The Journal of Lynton Charles, Fiduciary Secretary to the Treasury

Monday We are in "purdah" here at Fort Knox. A few weeks ago, a memo arrived for all of us ministers, pointing out that we were now in a state of official dumbness, and that we must - for the sake of the economy and of propriety - keep our lips buttoned, our tongues stilled and our gobs zipped. Chancellors have fallen and governments have been broken because of the leak of Budget details.

This is all good fun. It means that you can spend all day on some incredibly abstruse detail of company taxation that no one except the director of a windsurfing manufacturer employing between eight and 20 people would possibly care about, and still walk around with that infuriating secretive smile on your face. Loads of jobsworths must have done this during the war, allowing the impression to build up that they were breaking the Enigma code, when in fact they were in charge of toilet-paper rationing.

At 11am, we all have a Budget briefing with Desmond, Mr Brown's low-key replacement for the late Alfie J Pratt. Desmond loves his new job. He's bubbling over with the importance of it all, so much so that the occasional hint of excited squeak enters his otherwise featureless monotone. Listening to a conversation involving Desmond and aSmith is usually like hearing an exchange between a lathe and a hedge-strimmer, but today is different. Desmond knows that - in the middle of all the natural disappointments of mid-term - the economy is the one thing that we can, incontrovertibly, crow about. And aSmith is on a Mogadon high after having comprehensively vanquished El Lippo in Treasury Questions last week: Lancelot defeated by Sancho Panza.

But today, Desmond is announcing a big change of tack.

"This week," he tells us, "the Egg will make a speech saying that tax is bad and less tax is good." He looks around the room. "He will attack us for stealth taxes. And, of course, as you all know, he's right."

He continues. "This coincides with all this talk about our heartlands and activists being pissed at us for not doing enough for the poor, lame and meek. Which, as we equally all know, is wrong.

"So, if we are going to get flak for taxing more, and flak for not spending enough, we have to decide which way to go. And the Great Powers have come together and decided to alter public course. We reckon (a) that our reputation for prudence is secure and (b) that there is still a big demand for public services. So . . ." He takes a deep breath.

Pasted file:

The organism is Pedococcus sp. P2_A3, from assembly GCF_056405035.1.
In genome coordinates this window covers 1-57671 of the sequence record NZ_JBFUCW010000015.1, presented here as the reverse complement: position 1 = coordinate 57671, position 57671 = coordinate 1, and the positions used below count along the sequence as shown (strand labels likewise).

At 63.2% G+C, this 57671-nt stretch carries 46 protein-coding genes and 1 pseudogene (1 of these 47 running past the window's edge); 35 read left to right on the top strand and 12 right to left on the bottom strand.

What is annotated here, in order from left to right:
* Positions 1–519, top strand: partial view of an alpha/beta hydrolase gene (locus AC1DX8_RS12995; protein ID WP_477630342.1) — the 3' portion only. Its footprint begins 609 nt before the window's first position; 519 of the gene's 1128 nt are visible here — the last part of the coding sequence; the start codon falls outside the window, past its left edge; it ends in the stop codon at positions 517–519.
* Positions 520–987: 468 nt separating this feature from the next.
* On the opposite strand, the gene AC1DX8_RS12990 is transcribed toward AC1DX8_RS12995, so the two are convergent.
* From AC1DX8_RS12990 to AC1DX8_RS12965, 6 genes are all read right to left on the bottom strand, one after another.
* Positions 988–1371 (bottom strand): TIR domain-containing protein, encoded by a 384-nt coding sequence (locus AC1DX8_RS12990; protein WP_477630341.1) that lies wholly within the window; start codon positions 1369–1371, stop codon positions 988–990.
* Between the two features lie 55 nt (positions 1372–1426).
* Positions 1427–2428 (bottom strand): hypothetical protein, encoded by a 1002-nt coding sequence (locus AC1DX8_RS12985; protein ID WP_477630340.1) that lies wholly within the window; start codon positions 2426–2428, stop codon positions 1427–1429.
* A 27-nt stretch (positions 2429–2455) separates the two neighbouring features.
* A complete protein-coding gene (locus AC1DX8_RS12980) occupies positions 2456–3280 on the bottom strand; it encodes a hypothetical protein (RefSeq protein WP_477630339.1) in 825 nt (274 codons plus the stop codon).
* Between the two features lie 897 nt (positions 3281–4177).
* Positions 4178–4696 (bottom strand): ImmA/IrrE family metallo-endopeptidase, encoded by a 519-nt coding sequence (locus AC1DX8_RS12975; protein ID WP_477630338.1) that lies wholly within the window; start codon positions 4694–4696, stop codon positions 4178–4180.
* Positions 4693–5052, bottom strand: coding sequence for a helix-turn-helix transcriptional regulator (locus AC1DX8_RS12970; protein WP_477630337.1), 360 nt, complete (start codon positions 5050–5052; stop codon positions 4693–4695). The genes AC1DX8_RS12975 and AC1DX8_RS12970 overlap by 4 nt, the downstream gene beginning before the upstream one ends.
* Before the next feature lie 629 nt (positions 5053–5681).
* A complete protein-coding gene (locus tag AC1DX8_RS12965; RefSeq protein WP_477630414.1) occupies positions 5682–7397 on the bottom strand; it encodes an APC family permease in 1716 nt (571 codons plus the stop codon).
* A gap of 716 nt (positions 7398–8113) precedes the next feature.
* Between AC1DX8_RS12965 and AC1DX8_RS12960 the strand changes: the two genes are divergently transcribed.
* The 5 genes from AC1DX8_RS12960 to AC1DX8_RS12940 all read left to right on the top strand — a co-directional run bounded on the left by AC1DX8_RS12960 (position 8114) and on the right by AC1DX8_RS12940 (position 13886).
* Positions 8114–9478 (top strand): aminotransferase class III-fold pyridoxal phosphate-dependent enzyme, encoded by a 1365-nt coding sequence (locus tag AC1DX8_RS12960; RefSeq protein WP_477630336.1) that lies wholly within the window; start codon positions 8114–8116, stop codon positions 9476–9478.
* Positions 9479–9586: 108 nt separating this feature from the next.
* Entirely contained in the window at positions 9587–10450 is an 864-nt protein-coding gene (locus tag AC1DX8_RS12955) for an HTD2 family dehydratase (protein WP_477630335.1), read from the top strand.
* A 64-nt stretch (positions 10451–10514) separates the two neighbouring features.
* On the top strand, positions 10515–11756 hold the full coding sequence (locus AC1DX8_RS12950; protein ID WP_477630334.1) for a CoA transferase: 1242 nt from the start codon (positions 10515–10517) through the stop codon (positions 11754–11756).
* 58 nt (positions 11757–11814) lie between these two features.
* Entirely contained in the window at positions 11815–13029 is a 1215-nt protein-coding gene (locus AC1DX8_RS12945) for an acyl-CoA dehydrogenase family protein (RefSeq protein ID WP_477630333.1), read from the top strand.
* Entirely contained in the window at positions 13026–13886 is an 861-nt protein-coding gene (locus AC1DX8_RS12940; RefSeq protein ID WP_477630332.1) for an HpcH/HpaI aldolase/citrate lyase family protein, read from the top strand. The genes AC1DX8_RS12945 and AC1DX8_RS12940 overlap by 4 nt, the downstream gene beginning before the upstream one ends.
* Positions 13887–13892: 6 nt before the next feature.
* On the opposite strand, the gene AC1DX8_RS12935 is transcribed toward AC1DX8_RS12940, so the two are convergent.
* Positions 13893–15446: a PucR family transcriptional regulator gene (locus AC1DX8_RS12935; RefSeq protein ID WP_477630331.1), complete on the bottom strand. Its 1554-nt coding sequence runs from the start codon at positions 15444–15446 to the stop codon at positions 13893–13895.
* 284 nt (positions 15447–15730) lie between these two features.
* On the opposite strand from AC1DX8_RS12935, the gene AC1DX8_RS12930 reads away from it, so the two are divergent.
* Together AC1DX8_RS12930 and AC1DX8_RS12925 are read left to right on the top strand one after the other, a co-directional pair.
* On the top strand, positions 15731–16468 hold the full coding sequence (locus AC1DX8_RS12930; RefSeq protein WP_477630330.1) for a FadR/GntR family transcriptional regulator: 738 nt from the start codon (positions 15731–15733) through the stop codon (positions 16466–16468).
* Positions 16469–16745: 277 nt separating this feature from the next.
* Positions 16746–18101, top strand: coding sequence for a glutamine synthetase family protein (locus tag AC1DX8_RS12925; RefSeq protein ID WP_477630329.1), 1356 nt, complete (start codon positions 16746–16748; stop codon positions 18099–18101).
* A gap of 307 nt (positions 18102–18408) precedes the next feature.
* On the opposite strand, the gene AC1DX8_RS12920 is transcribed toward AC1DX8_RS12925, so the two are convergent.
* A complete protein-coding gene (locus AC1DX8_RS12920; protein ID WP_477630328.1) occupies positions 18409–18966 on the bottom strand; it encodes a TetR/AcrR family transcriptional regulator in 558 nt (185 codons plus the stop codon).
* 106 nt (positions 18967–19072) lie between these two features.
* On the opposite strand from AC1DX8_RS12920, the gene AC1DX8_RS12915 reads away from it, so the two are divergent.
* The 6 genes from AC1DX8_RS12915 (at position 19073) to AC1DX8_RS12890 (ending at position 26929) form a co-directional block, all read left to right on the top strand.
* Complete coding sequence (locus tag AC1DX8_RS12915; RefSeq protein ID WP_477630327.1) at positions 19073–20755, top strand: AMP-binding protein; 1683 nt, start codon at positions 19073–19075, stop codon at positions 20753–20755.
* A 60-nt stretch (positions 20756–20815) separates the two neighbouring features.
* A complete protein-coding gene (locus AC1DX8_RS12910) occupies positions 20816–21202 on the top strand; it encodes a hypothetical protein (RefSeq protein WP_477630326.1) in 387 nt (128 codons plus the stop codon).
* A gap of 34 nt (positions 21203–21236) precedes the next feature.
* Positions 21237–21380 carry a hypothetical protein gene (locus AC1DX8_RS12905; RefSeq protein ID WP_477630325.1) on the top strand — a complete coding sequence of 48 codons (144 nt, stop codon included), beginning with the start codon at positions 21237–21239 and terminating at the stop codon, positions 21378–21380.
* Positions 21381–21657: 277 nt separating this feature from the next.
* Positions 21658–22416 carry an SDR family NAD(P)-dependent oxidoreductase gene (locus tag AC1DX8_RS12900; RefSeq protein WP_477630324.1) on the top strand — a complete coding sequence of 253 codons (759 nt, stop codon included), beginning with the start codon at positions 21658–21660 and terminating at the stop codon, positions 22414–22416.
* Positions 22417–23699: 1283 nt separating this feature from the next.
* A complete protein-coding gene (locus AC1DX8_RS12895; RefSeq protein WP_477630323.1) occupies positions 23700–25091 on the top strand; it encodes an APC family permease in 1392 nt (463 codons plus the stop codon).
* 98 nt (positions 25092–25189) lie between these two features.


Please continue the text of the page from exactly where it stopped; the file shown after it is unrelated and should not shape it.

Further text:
"So, we are going to 'fess up. We're going to admit that we have indeed taxed a weeny bit more, but that this has been necessary to fund schools and hospitals."

Light breaks through the faces round the table. Brilliant! We tell our troops that we're doing plenty for them, while the Egg is left with a strategy that looks as though it will demand the dismantling of everything that everybody holds dear. The more he goes on about cutting tax, the more the voters will see - in their minds' eyes - trolleys in corridors and schools with collapsing roofs.

Desmond then changes subject and tells us that the 1p tax cut will go ahead, and also that there will be a big package to help working mothers. Finally, he reminds us about us all being in purdah.

Tuesday Ha! Purdah schmurdah! Everything Desmond said about the shift yesterday appears on the front page of the Times today. Together with a story in the Independent about funding working mothers and another in the Telegraph suggesting that there will be no tax cuts in the Budget. Oh, the black arts! Leak a goody here, depress an expectation there! Just when you think that the Great Powers may have lost the plot, they prove that they're as bloody clever as they ever were.

This article first appeared in the 20 March 2000 issue of the New Statesman, Iraq: yet again, they are lying to us